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- Library of Congress: Strong Leadership Needed to Address Serious Information Technology Management Weaknesses
The Library of Congress has established policies and procedures for managing its information technology (IT) resources, but significant weaknesses across several areas have hindered their effectiveness:
-Strategic planning: The Library does not have an IT strategic plan that is aligned with the overall agency strategic plan and establishes goals, measures, and strategies. This leaves the Library without a clear direction for its use of IT.
-Investment management: Although the Library obligated at least $119 million on IT for fiscal year 2014, it is not effectively managing its investments. To its credit, the Library has established structures for managing IT investments—including a review board and a process for selecting investments. However, the board does not review all key investments, and its roles and responsibilities are not always clearly defined. Additionally, the Library does not have a complete process for tracking its IT spending or an accurate inventory of its assets. For example, while the inventory identifies over 18,000 computers currently in use, officials stated that the Library has fewer than 6,500. Until the Library addresses these weaknesses, its ability to make informed decisions will be impaired.
-Information security and privacy: The Library assigned roles and responsibilities and developed policies and procedures for securing its information and systems. However, its implementation of key security and privacy management controls was uneven. For example, the Library's system inventory did not include all key systems. Additionally, the Library did not always fully define and test security controls for its systems, remediate weaknesses in a timely manner, and assess the risks to the privacy of personal information in its systems. Such deficiencies also contributed to weaknesses in technical security controls, putting the Library's systems and information at risk of compromise.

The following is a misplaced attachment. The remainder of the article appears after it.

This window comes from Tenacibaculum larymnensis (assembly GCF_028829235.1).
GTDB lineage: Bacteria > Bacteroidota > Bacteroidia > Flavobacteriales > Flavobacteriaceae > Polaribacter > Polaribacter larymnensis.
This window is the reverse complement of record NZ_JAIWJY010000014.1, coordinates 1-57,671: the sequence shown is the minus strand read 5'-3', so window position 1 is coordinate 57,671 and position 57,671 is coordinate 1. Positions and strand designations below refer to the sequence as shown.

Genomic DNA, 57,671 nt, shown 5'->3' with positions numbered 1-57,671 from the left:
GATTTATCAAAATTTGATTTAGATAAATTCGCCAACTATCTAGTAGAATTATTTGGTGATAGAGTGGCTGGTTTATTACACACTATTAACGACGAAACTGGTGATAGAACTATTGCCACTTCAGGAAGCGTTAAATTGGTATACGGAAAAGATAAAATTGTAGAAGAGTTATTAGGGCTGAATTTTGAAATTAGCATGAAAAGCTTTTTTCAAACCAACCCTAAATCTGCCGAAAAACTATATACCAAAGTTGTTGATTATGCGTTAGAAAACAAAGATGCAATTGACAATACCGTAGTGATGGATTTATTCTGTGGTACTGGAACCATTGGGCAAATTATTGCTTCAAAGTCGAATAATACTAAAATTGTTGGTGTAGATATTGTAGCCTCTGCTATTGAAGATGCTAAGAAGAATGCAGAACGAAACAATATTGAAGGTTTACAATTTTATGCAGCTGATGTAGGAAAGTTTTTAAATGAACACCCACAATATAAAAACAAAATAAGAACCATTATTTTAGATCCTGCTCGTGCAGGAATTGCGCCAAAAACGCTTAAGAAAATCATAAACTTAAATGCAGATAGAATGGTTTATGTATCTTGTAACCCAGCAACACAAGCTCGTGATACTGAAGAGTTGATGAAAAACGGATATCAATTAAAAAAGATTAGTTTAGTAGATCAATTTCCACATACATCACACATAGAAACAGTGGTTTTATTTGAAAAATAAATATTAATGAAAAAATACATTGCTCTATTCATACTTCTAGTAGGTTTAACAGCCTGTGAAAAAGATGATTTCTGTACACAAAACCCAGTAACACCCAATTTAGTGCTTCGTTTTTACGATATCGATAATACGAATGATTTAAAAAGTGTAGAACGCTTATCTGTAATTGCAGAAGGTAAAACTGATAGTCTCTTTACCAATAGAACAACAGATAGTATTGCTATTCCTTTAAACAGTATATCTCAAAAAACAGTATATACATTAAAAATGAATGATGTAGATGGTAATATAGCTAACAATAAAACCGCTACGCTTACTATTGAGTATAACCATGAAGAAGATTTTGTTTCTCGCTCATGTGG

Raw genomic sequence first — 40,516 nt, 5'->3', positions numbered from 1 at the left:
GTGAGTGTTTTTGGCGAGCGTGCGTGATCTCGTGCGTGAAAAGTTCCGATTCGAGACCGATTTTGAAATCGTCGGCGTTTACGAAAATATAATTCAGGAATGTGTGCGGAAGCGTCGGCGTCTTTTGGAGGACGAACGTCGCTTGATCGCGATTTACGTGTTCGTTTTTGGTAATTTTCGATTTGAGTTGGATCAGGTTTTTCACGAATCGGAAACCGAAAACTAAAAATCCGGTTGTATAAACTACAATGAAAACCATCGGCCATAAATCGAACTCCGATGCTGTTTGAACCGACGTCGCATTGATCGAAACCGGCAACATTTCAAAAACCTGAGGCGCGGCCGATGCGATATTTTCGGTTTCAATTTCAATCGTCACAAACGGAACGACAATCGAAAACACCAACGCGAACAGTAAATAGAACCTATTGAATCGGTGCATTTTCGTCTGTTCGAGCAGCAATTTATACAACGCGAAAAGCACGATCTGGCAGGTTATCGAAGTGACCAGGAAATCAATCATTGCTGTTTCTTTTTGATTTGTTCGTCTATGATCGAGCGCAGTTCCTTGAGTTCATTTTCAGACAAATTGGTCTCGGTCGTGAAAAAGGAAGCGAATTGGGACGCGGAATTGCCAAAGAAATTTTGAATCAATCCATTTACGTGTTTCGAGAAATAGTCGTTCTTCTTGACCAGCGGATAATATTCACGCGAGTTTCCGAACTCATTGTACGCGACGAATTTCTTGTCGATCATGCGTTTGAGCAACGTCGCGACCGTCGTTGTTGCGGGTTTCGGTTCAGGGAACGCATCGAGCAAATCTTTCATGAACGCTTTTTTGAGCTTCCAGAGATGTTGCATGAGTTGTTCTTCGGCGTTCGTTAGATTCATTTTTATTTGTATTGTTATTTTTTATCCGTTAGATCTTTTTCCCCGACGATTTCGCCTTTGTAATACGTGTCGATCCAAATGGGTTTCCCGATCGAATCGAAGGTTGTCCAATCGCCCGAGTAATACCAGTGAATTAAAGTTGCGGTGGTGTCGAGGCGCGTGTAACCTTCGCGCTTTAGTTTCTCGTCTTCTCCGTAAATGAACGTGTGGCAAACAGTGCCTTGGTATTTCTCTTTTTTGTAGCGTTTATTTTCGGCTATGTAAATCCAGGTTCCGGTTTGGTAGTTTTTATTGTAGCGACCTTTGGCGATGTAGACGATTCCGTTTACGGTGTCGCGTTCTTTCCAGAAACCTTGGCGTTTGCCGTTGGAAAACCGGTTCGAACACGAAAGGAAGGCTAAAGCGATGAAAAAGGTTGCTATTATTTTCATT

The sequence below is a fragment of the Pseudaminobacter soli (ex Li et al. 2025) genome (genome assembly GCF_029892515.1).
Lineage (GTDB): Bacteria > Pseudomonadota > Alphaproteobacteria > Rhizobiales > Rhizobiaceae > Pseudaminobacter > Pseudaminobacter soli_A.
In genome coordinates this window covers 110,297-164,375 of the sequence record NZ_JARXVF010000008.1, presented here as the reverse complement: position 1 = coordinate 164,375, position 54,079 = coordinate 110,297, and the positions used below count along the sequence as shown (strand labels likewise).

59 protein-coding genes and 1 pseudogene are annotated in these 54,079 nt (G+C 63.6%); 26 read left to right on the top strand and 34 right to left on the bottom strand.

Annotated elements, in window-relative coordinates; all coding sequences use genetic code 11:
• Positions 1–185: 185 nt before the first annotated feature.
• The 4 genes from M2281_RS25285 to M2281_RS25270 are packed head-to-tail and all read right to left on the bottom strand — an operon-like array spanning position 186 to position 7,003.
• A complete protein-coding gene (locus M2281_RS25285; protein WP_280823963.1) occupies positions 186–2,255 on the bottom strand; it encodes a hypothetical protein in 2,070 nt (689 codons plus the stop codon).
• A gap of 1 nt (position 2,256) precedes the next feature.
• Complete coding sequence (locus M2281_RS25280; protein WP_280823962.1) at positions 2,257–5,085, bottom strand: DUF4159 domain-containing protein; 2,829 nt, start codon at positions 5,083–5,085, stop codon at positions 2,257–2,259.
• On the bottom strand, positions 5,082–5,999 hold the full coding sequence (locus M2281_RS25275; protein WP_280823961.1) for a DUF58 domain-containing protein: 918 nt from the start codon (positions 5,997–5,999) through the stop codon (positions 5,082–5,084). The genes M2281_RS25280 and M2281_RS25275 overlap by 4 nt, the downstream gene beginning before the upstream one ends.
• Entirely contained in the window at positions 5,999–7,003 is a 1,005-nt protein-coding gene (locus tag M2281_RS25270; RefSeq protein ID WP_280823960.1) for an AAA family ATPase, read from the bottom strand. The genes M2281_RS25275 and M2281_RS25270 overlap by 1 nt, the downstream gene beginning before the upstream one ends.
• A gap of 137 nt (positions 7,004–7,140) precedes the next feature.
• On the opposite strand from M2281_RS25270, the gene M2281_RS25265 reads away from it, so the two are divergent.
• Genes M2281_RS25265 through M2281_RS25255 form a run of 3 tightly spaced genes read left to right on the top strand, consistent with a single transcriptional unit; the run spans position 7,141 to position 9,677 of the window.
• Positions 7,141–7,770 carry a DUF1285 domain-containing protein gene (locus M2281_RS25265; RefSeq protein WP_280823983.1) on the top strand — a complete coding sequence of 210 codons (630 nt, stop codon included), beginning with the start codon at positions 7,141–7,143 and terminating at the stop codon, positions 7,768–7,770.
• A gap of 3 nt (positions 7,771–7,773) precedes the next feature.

-Service management: The Library's Information Technology Services (ITS) division is primarily responsible for providing IT services to the agency's operating units. While ITS has catalogued these services, it has not fully developed agreements with the other units specifying expected levels of performance. Further, the other units were often not satisfied with these services, which has contributed to them independently pursuing their own IT activities. This in turn has resulted in units purchasing unnecessary hardware and software, maintaining separate e-mail environments, and managing overlapping or duplicative IT activities.
-Leadership: The Library does not have the leadership needed to address these IT management weaknesses. For example, the agency's chief information officer (CIO) position does not have adequate authority over or oversight of the Library's IT. Additionally, the Library has not had a permanent CIO since 2012 and has had five temporary CIOs in the interim.
In January 2015, at the conclusion of GAO's review, officials stated that that the Library plans to draft an IT strategic plan within 90 days and hire a permanent CIO. If it follows through on these plans, the Library will be in a stronger position to address its IT management weaknesses and more effectively support its mission. digital.library.unt.edu/ark:/67531/metadc701344/
- Report on the Maturity of the Library’s System Development Life Cycle Processes and Procedures